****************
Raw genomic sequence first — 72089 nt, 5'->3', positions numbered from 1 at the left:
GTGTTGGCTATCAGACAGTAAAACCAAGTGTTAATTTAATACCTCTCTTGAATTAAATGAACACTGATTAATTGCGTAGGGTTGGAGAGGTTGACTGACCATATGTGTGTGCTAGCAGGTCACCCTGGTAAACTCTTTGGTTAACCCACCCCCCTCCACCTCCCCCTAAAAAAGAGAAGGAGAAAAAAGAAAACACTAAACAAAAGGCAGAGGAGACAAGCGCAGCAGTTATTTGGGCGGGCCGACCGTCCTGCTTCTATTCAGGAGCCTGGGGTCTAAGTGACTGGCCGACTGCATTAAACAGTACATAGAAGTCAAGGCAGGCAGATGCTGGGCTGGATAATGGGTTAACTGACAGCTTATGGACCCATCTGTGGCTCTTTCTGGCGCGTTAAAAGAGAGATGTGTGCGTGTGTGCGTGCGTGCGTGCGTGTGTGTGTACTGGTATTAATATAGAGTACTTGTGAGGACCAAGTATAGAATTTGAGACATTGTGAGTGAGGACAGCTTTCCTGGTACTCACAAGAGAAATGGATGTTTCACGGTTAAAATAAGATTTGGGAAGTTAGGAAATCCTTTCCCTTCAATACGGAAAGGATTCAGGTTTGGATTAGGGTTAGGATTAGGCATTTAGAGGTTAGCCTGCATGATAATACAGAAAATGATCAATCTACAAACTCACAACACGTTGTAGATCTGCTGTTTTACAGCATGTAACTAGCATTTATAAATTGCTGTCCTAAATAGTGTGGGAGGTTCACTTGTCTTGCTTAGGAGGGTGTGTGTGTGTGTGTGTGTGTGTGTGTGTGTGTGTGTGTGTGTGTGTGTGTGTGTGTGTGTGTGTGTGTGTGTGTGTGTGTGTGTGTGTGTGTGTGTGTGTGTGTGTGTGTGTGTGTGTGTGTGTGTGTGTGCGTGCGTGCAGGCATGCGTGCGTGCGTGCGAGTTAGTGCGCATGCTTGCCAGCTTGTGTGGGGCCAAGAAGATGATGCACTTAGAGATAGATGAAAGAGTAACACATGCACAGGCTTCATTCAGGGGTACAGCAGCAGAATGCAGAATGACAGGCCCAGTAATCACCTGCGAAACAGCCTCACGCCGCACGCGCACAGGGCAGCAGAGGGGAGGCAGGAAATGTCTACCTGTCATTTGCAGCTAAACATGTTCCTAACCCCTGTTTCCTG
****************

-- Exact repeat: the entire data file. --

Raw genomic sequence first — 72089 nt, 5'->3', positions numbered from 1 at the left:
GTGTTGGCTATCAGACAGTAAAACCAAGTGTTAATTTAATACCTCTCTTGAATTAAATGAACACTGATTAATTGCGTAGGGTTGGAGAGGTTGACTGACCATATGTGTGTGCTAGCAGGTCACCCTGGTAAACTCTTTGGTTAACCCACCCCCCTCCACCTCCCCCTAAAAAAGAGAAGGAGAAAAAAGAAAACACTAAACAAAAGGCAGAGGAGACAAGCGCAGCAGTTATTTGGGCGGGCCGACCGTCCTGCTTCTATTCAGGAGCCTGGGGTCTAAGTGACTGGCCGACTGCATTAAACAGTACATAGAAGTCAAGGCAGGCAGATGCTGGGCTGGATAATGGGTTAACTGACAGCTTATGGACCCATCTGTGGCTCTTTCTGGCGCGTTAAAAGAGAGATGTGTGCGTGTGTGCGTGCGTGCGTGCGTGTGTGTGTACTGGTATTAATATAGAGTACTTGTGAGGACCAAGTATAGAATTTGAGACATTGTGAGTGAGGACAGCTTTCCTGGTACTCACAAGAGAAATGGATGTTTCACGGTTAAAATAAGATTTGGGAAGTTAGGAAATCCTTTCCCTTCAATACGGAAAGGATTCAGGTTTGGATTAGGGTTAGGATTAGGCATTTAGAGGTTAGCCTGCATGATAATACAGAAAATGATCAATCTACAAACTCACAACACGTTGTAGATCTGCTGTTTTACAGCATGTAACTAGCATTTATAAATTGCTGTCCTAAATAGTGTGGGAGGTTCACTTGTCTTGCTTAGGAGGGTGTGTGTGTGTGTGTGTGTGTGTGTGTGTGTGTGTGTGTGTGTGTGTGTGTGTGTGTGTGTGTGTGTGTGTGTGTGTGTGTGTGTGTGTGTGTGTGTGTGTGTGTGTGTGTGTGTGTGTGTGTGTGTGTGTGCGTGCGTGCAGGCATGCGTGCGTGCGTGCGAGTTAGTGCGCATGCTTGCCAGCTTGTGTGGGGCCAAGAAGATGATGCACTTAGAGATAGATGAAAGAGTAACACATGCACAGGCTTCATTCAGGGGTACAGCAGCAGAATGCAGAATGACAGGCCCAGTAATCACCTGCGAAACAGCCTCACGCCGCACGCGCACAGGGCAGCAGAGGGGAGGCAGGAAATGTCTACCTGTCATTTGCAGCTAAACATGTTCCTAACCCCTGTTTCCTG